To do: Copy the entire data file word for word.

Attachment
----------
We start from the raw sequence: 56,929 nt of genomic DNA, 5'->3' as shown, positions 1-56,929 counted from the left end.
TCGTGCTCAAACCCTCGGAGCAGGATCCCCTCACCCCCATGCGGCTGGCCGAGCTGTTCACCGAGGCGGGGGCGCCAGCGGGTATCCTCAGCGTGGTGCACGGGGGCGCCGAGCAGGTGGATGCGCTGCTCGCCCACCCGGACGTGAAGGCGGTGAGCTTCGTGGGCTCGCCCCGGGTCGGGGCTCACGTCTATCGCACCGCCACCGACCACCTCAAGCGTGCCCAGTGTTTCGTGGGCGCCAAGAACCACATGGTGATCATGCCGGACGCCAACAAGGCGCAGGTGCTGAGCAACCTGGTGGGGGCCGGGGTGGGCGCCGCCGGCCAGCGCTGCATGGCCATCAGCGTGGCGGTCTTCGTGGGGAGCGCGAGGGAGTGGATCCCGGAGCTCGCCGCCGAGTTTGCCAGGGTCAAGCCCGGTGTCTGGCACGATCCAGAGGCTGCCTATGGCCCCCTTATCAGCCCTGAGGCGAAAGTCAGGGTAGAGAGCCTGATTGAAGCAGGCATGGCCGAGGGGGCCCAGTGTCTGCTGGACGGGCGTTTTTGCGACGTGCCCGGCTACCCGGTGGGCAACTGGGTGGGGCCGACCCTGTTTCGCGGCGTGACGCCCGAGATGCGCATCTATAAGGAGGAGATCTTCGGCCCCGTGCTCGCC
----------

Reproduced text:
We start from the raw sequence: 56,929 nt of genomic DNA, 5'->3' as shown, positions 1-56,929 counted from the left end.
TCGTGCTCAAACCCTCGGAGCAGGATCCCCTCACCCCCATGCGGCTGGCCGAGCTGTTCACCGAGGCGGGGGCGCCAGCGGGTATCCTCAGCGTGGTGCACGGGGGCGCCGAGCAGGTGGATGCGCTGCTCGCCCACCCGGACGTGAAGGCGGTGAGCTTCGTGGGCTCGCCCCGGGTCGGGGCTCACGTCTATCGCACCGCCACCGACCACCTCAAGCGTGCCCAGTGTTTCGTGGGCGCCAAGAACCACATGGTGATCATGCCGGACGCCAACAAGGCGCAGGTGCTGAGCAACCTGGTGGGGGCCGGGGTGGGCGCCGCCGGCCAGCGCTGCATGGCCATCAGCGTGGCGGTCTTCGTGGGGAGCGCGAGGGAGTGGATCCCGGAGCTCGCCGCCGAGTTTGCCAGGGTCAAGCCCGGTGTCTGGCACGATCCAGAGGCTGCCTATGGCCCCCTTATCAGCCCTGAGGCGAAAGTCAGGGTAGAGAGCCTGATTGAAGCAGGCATGGCCGAGGGGGCCCAGTGTCTGCTGGACGGGCGTTTTTGCGACGTGCCCGGCTACCCGGTGGGCAACTGGGTGGGGCCGACCCTGTTTCGCGGCGTGACGCCCGAGATGCGCATCTATAAGGAGGAGATCTTCGGCCCCGTGCTCGCC